* David Green ([EMAIL PROTECTED]) [080131 08:48]:
> I've always wanted a magic-S (and I don't think the anglocentrism  
> matters, because Perl is already pretty anglocentric -- more so than  
> plural S's, which apply to some other languages anyway).

In "the good old days" all computer OSes were anglo-centric.  They are
not like that anymore.  But Perl still is.

>     use Locale::Lingua::EN;
>     say "There was\s {3} ox\s";    # There were 3 oxen
>     use Locale::Lingua::Romana::Perligata;
>     say "{3} bos\s erat\s";        # 3 boves erant
> Although calling it "\s" loses its impact in other languages....  But  
> I think the underlying idea to seize on is a way to grab interpolated  
> values so that there's a nice way to do tricks like that.  Preferably  
> in a way that doesn't look symmetrical so you can "point" it before or  
> behind.

As I suggested in a previous mail, we can do it by making say/print
a bit smarter.  Instead of interpolating before they are called,
we let them interpolate themselves, and optionally translate.

>     say "I've got $bid dollar\s, do I hear {$< + 1}?"

pre-parse standard call to (s)print(f)/say from

      say "I've got $bid dollar, do I hear ", $bid+1, "?"


      print "I've got \Ibid\E dollar, do I hear \I__ANON1__\E?\n",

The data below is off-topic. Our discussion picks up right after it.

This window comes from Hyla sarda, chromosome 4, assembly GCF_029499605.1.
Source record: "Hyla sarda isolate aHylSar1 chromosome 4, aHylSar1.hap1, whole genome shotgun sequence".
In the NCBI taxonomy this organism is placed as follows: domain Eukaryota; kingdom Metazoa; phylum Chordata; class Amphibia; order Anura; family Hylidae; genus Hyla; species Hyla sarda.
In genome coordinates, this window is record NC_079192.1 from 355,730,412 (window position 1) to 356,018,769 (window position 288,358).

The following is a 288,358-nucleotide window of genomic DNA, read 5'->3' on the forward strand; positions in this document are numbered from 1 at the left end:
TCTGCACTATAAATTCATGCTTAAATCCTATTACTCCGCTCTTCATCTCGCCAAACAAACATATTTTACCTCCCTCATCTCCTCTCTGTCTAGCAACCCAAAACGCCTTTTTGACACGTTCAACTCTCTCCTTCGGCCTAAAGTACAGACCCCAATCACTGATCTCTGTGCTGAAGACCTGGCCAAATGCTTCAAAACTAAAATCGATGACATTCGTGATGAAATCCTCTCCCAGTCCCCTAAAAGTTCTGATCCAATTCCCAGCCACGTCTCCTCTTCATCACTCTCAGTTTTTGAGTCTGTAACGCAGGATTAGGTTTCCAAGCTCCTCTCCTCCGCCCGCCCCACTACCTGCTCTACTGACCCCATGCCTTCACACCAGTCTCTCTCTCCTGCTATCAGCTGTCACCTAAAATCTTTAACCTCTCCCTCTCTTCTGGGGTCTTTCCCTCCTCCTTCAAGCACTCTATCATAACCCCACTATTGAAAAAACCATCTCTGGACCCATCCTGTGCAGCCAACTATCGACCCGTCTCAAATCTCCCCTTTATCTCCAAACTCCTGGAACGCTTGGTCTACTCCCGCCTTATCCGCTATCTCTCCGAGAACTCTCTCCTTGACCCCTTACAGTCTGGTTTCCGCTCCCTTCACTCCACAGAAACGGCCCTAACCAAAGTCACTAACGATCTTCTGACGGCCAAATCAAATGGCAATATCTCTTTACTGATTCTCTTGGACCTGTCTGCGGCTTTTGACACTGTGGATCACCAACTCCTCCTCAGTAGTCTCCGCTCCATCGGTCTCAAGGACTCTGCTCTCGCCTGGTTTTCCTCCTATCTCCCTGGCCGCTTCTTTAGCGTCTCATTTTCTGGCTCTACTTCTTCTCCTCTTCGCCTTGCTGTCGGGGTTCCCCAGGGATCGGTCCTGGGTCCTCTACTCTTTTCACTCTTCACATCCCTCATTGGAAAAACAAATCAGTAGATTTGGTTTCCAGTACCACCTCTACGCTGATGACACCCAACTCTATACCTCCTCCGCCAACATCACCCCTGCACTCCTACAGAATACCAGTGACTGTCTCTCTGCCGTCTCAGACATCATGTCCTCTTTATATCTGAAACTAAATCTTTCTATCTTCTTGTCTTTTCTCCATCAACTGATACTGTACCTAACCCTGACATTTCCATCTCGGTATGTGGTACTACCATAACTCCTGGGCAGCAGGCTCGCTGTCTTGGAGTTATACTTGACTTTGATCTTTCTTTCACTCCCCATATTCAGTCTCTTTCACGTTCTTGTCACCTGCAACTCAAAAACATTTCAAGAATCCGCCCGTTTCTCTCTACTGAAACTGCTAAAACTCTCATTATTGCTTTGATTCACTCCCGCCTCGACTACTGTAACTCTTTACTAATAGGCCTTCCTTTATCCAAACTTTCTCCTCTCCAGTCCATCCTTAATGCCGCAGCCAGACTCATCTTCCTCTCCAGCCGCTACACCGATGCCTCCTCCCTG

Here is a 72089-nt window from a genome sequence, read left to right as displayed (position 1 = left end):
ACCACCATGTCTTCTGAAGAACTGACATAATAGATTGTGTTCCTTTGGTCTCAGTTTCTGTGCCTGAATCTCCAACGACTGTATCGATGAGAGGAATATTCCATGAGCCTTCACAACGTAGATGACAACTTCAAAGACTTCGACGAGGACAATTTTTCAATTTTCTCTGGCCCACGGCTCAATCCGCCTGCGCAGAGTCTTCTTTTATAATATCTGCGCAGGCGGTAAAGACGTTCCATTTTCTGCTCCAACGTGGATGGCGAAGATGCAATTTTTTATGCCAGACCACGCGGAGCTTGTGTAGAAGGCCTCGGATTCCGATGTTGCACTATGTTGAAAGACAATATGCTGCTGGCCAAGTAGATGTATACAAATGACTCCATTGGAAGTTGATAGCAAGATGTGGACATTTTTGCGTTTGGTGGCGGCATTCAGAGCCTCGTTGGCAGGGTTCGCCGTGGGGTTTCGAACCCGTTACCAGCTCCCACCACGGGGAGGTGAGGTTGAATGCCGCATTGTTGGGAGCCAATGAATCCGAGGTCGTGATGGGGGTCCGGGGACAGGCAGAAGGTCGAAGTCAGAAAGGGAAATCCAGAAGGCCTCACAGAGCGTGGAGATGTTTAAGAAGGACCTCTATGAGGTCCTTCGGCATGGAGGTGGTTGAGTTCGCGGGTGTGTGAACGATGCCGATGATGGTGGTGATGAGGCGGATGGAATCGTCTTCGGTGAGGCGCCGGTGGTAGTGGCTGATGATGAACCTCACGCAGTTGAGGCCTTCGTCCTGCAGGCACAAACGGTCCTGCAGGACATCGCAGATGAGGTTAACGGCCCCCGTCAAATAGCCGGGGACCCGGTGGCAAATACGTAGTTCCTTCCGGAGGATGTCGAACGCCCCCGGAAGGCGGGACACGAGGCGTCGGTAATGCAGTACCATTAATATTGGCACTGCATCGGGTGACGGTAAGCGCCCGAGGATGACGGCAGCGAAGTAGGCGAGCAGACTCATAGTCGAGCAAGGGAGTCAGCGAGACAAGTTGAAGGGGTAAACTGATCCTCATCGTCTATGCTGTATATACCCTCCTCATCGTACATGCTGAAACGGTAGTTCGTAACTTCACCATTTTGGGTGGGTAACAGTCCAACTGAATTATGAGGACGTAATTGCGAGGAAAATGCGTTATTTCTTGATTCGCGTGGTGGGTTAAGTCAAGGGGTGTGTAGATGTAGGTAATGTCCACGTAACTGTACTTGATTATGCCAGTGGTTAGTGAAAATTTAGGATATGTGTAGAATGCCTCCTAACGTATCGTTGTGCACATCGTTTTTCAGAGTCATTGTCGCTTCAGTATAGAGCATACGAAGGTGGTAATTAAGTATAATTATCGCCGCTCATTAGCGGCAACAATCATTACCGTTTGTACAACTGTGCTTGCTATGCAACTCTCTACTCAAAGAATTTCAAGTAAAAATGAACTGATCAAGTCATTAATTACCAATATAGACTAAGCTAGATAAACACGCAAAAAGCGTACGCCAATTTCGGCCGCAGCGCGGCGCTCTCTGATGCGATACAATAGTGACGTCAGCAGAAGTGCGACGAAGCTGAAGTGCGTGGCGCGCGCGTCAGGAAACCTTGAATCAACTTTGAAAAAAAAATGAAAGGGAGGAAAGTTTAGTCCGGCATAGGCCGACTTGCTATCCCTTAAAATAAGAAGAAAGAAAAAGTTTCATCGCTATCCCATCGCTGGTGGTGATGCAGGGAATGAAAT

bid => $bid, __ANON1 => $bid+1, __LINE => __LINE__;

(introducting \I \E as interpolation indicators)
Isn't the (usual, existing) translation syntax a lot simpler than
you suggest?
(the rewrite will take place as first step within the print/say.
Translations must be implemented in the output layers, because only there
we know enough about character-set and end-user.  Within the program,
you do not want to be bothered with translated strings)

The default interpolation implementation for print() can be very simple.
However, now we can also make translation modules which use external
tables or databases to do the optional intelligent work.

I do not think that your
   use Locale::Lingua::Romana::Perligata;
is usable, because the translation (in general) adapts to the language
of the user of the module, not the likings of the author.  A more
general use is:

   open OUT, ">:language('lat'):encoding('latin1')", $f


       Mark Overmeer MSc                                MARKOV Solutions
       [EMAIL PROTECTED]                          [EMAIL PROTECTED]
http://Mark.Overmeer.net                   http://solutions.overmeer.net

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